The Bonhoeffer 4
photo via Indymedia

Today, Jarrod and 3 other Christians are hiding in the Shoalwater Bay military training area in order to stop joint training exercises by Australians and US troops in which they practice invading a Muslim town. (more…)

Would you like to train with Christian Peacemaker Teams in London?

For the last couple years, I and others been working to organize a training for new CPTers in Europe. Earlier this year we announced that we had enough applicants to move ahead with a CPT training for new corps members in London in October. This week, we are on the brink of having to cancel that training due to lack of participants. In this final push for trainees, we are opening it up to those of you in North America (or others outside Europe) who might be interested in traveling to London for the month long training from October 1st through October 31st. Aside from the transportation costs to get there, all other costs would be covered including room and board. (more…)

Jesus Radicals! Anarchism and Christianity

New Heaven, New Earth: Anarchism and Christianity Beyond Empire
August 14 & 15, 2009

Location
Caritas Village
2509 Harvard Avenue,
Memphis, TN 38112

This year’s anarchism and Christianity conference, hosted by Jesus Radicals, will look squarely at the economic and ecological crisis facing the globe, and point to signs of hope for creativity, for alternative living, for radical sharing, for faithfulness, for a new way of being. We are living in a karios moment that will either break us or compel us to finally strive for a new, sane way of life. The question we face at this pivotal time is not if our empires will fall apart, but when they will fall–and how will we face it? We hope you will join the conversation. (more…)

gay/evangelical love

Love is an orientation

Love is an Orientation: Elevating the Conversation with the Gay Community
Andrew Marin
InterVarsity Press
Published: March 2009
ISBN: 978-0-8308-3626-0

If you were to meet Andrew Marin (and providing you have some experience with Evangelical culture), it might strike you that he looks, acts, and talks like the epitome of a twenty-something Evangelical guy.  His hair is cut pretty short.  When I heard him speak, he was wearing long khaki cargo shorts and an oversized striped polo shirt.  He is effusive and outgoing in mannerisms, and when he speaks, he loves to interject words like “awesome” and “pumped up” into his emotional-wallop-packing anecdotes and series of simple, Bible-verse backed points.  Stock Evangelicalish phrases seem to work their way un-self-consciously into every other sentence.

In his own words (paraphrased from what I remember), he is what his large Evangelical church in a (quite) affluent Chicago suburb raised him to be: an outgoing, straight, conservative, Bible-believing alpha-male.  And he doesn’t just appear to be this.  He truly is this, and he fully claims it.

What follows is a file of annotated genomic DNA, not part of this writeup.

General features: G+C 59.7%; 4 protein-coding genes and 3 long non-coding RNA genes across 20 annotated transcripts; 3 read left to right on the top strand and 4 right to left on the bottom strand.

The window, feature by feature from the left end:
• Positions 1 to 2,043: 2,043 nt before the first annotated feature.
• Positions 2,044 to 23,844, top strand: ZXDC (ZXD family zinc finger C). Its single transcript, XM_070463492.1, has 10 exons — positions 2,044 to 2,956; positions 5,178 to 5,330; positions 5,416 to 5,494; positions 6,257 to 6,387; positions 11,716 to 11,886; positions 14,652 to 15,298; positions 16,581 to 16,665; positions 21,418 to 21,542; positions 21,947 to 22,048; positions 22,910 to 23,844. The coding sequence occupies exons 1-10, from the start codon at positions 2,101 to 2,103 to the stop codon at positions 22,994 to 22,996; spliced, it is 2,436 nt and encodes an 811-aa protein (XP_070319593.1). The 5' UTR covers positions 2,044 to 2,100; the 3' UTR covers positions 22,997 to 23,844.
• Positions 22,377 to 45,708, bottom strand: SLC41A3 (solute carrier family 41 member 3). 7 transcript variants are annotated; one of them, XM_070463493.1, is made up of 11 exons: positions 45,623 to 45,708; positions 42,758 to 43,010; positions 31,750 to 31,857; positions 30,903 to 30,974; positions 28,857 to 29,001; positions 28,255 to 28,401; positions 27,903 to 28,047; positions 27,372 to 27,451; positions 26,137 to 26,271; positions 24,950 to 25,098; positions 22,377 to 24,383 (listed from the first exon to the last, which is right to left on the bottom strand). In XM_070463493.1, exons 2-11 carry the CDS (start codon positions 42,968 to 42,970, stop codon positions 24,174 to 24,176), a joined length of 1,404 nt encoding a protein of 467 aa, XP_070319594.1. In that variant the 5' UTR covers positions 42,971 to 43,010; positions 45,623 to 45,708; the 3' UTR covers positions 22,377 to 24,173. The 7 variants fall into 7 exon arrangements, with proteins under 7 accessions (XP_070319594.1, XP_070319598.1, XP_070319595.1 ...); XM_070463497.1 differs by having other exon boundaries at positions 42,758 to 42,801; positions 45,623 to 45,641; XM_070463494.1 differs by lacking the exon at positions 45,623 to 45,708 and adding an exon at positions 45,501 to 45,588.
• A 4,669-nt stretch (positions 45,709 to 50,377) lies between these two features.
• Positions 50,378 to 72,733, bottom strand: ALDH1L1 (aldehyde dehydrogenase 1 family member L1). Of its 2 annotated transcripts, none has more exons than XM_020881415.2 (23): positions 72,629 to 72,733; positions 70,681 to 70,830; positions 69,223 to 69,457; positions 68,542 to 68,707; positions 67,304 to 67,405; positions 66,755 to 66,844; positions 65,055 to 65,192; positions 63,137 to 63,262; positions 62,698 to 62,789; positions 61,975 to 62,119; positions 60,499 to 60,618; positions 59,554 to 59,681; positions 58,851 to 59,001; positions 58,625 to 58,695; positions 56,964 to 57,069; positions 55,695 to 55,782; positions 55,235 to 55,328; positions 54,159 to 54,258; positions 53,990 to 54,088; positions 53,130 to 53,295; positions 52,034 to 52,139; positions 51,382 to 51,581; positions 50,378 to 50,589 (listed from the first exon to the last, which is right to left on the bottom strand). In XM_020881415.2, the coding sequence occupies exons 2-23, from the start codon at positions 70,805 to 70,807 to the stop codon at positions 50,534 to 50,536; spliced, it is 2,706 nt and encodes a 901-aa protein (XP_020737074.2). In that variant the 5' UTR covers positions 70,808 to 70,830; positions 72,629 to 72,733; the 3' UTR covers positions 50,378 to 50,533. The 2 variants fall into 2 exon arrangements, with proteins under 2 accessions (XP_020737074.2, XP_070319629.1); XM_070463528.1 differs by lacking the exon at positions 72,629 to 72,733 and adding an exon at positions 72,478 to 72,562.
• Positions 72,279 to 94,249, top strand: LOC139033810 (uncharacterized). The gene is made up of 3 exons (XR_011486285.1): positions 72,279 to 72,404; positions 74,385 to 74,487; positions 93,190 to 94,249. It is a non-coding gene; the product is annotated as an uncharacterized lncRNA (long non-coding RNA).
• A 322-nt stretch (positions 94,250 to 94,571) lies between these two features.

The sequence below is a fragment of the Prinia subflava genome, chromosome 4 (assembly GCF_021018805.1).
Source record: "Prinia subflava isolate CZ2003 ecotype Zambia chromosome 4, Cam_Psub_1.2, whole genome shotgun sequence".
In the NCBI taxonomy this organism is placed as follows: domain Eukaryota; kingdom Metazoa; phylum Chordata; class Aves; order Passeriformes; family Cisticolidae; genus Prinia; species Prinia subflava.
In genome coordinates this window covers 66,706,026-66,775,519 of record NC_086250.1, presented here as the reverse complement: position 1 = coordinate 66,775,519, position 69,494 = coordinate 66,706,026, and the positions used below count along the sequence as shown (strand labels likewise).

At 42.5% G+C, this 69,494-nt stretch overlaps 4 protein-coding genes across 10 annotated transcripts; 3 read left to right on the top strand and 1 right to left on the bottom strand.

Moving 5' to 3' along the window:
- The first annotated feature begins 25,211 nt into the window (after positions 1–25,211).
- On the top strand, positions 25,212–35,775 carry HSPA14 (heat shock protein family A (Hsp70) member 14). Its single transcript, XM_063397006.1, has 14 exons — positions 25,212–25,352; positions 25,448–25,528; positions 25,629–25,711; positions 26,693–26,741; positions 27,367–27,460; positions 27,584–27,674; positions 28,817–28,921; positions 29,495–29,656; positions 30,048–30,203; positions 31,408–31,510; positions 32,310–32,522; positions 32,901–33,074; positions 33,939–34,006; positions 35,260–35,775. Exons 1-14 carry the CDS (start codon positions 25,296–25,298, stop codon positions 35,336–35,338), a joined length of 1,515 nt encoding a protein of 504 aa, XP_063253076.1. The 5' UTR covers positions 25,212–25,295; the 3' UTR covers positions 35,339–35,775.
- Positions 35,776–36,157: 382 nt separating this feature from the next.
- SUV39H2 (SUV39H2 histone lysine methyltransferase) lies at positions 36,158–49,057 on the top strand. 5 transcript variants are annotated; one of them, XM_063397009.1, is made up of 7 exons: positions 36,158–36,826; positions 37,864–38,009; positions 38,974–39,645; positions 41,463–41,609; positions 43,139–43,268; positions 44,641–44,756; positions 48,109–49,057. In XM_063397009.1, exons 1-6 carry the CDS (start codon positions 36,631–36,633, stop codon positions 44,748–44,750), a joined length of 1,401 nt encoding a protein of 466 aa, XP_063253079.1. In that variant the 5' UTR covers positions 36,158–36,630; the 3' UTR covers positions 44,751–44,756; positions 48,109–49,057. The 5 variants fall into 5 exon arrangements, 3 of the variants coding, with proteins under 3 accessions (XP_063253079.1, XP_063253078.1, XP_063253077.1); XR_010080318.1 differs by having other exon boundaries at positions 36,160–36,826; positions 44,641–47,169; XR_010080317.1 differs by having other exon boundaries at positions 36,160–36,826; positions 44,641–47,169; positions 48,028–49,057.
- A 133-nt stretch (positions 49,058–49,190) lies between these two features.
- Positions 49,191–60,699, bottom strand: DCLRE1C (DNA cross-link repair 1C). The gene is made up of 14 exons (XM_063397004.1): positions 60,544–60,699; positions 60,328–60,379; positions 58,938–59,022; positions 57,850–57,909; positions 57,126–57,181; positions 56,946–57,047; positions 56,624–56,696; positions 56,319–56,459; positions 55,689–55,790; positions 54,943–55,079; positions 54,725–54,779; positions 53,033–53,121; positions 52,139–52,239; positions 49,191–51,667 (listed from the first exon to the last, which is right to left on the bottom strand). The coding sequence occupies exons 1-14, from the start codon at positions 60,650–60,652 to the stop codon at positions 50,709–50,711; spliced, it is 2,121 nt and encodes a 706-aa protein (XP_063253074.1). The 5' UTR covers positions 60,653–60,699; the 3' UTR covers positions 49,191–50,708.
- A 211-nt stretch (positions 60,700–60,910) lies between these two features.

So… this has all been just to set up some tension over everything else I want to say about Andrew Marin, his eight year of work in the GLBT (gay/lesbian/bisexual/transgendered) community, and especially his new book published by Intervarsity Press, “Love is an Orientation: Elevating the Conversation with the Gay Community.”  For those who don’t know me, I grew up very Christian and very Mennonite, went through a lot of pain figuring out my sexual orientation, am gay, and currently approach the church and the Bible with a lot of ambivalence over whether they’re fundamentally good or bad (and whether they lead one toward Christ or kill any possibility of actually encountering Christ.)  Add that to the tension.
(more…)

A Platform for MCUSA

I have been involved in some pretty strange things—a church planter of an all-homeless/mentally ill congregation; encouraging leaders of a mosque in Bangladesh to re-think Jesus; dumpster diving for Jesus, and so recently becoming the poster child for dumpster diving in Portland (Check out http://www.portlandmonthlymag.com/issues/archives/articles/0409-holy-diver/ and read a recent article about me—heck, just look at the pics!). Stuff like that. But when I got a call from MCUSA a week ago, that took the cake.

Someone nominated me to be the Executive Director of MCUSA.

At first I figured it must be a joke. Who would, in their right mind, think that I—radical pastor who has to bite his tongue every time he speaks to a middle class person—would make a good Executive Director? Someone just did it for a lark, I thought. Or perhaps I was recommended by someone who just wanted to shake things up. Well, that would do it. Me as taking Jim Schrag’s place? Just unthinkable. (more…)

Military Counseling Network seeks Young Anabaptist Radical

In a time when peace churches are having a hard time finding ways to be proactive in response to our country’s wars, this work gives us just that opportunity. More than protest, more than letter-writing, more than being “against stuff.” We can do better by providing alternatives. In the same way that the Pentagon technically has the right to extend a soldier’s active-duty service indefinitely during a time of war, so too do these soldiers have a right to get out early in certain situations. And war has the power to transform people. That’s where a military counselor comes in.

In this position, you’ll learn to understand military law, military culture, and what’s really going on in Iraq and Afghanistan. There will also be opportunities to travel in the US and Europe to speak about issues of war and peace, explain what servicemembers who have been in the war actually say about it, and bring the Christian peace witness into the international debate.

For more information, e-mail mcn@dmfk.de. Feel free to pass this info on to other people who might be interested. For more information about the organization, check out www.mc-network.de.

Coming Clean: A Confession

[Note: This post was originally posted at Cramer Comments. I understand that its revelation may not be quite as shocking here.]

I have a confession to make.